Beyond The Lights In the SkyMarch 2003
To be fair, a good many adults are absorbed in our own little worlds, asking not what we can do for our country, but what our country can do for us. We plow through our lot in life, increasing assets and decreasing debt, all the while trying to enjoy whatever creature comforts the fruits of our labor can provide. This is not brow-beating; it's a fundamental truth. It is life, I suppose.
But it is somewhere between point A and point B that a good many of us tuck away our youthful idealism and noble dreams. For most of us, these dreams are not practical or realistic.
There is much to admire about people who have evolved to the degree of studying the cosmos up close and personal. It is an altruistic endeavor, a thirst-quenching desire to learn and discover for the greater good of mankind. Prescient thinking cannot be found on a quarterly report; forward-looking statements come in the form of what possibilities lie ahead in the vast, unknown wilderness above our tiny planet. There are no projections, only discovery. Try selling that to the board of directors.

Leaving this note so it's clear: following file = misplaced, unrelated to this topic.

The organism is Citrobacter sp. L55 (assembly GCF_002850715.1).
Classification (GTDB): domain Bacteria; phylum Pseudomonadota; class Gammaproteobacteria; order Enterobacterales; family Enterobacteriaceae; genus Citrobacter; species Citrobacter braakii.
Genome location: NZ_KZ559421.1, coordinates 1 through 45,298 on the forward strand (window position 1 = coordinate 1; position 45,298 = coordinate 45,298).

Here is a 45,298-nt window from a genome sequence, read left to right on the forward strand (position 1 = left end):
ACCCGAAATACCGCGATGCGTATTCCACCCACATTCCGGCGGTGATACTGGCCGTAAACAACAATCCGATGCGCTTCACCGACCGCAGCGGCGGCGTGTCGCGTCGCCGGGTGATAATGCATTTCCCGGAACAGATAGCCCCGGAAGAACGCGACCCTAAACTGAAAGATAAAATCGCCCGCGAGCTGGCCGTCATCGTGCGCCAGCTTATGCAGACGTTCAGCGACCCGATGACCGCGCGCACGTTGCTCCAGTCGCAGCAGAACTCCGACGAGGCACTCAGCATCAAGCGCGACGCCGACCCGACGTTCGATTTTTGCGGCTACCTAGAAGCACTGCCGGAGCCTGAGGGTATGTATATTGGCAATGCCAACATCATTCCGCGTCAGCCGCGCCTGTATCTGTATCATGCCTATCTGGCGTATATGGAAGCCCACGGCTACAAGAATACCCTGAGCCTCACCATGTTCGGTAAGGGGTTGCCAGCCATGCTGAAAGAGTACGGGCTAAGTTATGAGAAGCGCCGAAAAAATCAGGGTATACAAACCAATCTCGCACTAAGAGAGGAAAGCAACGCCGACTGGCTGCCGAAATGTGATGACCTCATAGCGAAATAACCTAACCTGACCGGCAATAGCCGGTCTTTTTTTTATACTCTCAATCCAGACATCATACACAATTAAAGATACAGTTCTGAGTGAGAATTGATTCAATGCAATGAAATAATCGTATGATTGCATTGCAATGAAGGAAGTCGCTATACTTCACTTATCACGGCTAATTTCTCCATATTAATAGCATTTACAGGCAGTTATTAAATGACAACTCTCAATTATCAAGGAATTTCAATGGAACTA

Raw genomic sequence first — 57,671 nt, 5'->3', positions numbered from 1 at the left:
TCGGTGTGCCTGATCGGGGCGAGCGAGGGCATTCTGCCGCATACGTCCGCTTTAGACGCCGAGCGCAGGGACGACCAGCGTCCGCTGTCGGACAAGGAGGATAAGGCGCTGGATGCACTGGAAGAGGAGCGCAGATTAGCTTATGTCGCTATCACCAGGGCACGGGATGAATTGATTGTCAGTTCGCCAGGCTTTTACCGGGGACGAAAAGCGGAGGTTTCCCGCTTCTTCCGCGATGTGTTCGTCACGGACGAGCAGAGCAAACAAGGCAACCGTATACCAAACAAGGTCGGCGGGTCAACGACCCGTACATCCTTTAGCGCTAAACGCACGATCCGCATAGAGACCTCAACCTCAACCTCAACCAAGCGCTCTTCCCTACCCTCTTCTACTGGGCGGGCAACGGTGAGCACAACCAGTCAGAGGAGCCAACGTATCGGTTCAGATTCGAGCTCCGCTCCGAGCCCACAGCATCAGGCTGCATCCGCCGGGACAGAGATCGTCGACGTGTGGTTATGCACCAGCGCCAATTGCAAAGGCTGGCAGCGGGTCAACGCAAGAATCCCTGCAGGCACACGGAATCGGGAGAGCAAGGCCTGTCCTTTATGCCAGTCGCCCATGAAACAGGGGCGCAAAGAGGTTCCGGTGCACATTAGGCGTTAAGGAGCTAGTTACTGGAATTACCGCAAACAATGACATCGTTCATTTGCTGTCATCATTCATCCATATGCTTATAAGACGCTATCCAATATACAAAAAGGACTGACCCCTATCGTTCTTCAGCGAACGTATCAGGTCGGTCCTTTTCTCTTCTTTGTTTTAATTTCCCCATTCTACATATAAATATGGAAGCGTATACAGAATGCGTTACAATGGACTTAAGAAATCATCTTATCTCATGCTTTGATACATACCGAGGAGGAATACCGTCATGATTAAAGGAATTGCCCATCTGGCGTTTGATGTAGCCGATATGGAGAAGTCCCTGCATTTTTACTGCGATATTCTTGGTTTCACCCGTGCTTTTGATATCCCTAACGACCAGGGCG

Astronauts certainly aren't status seekers, at least in the pop culture sense. They're more likely to be found on a PBS show discussing space's effect on photosynthesis rather than showcasing their new Humvee on MTV's "Cribs."
For that matter, an astronaut's salary would hardly justify such a decadent possession. The pay scale for this occupation is between $56,257 and $86,974, according to NASA's Website. Considering the vast, comprehensive educational requirements of candidates, the private sector is far, far more attractive in terms of compensation. But it's a safe guess to say that money is not a motivating factor for these folks.
Give President Bush credit in his unwavering support for the continuation of the space program. Like early U.S. settlers who died en route to new possibilities out West, our road to unknown celestial frontiers must not be detoured. When the wheel comes off the wagon, it must be replaced for the long journey ahead.
Seven people perished February 1—not in pursuit of financial benefit, territorial gain or the advancement of a religious, political or ethnic agenda. To these seven, and the next group that climbs into a space shuttle, we owe a debt of gratitude and more than a passing glance toward the heavens.